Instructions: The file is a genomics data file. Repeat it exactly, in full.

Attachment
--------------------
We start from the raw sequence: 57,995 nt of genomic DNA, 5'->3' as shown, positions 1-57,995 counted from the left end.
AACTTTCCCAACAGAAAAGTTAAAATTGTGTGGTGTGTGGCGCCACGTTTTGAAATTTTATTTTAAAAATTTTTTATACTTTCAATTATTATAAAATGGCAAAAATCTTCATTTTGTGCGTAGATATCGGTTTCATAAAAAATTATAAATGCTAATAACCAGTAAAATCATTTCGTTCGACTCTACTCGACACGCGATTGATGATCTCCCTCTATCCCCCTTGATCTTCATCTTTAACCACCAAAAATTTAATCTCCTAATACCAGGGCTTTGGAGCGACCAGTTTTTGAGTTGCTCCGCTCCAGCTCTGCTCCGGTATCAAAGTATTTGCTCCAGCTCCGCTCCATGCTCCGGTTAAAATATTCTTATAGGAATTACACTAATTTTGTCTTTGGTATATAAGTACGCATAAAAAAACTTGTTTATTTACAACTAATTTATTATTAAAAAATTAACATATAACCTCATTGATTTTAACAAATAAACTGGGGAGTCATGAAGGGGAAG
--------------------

We start from the raw sequence: 57,995 nt of genomic DNA, 5'->3' as shown, positions 1-57,995 counted from the left end.
AACTTTCCCAACAGAAAAGTTAAAATTGTGTGGTGTGTGGCGCCACGTTTTGAAATTTTATTTTAAAAATTTTTTATACTTTCAATTATTATAAAATGGCAAAAATCTTCATTTTGTGCGTAGATATCGGTTTCATAAAAAATTATAAATGCTAATAACCAGTAAAATCATTTCGTTCGACTCTACTCGACACGCGATTGATGATCTCCCTCTATCCCCCTTGATCTTCATCTTTAACCACCAAAAATTTAATCTCCTAATACCAGGGCTTTGGAGCGACCAGTTTTTGAGTTGCTCCGCTCCAGCTCTGCTCCGGTATCAAAGTATTTGCTCCAGCTCCGCTCCATGCTCCGGTTAAAATATTCTTATAGGAATTACACTAATTTTGTCTTTGGTATATAAGTACGCATAAAAAAACTTGTTTATTTACAACTAATTTATTATTAAAAAATTAACATATAACCTCATTGATTTTAACAAATAAACTGGGGAGTCATGAAGGGGAAG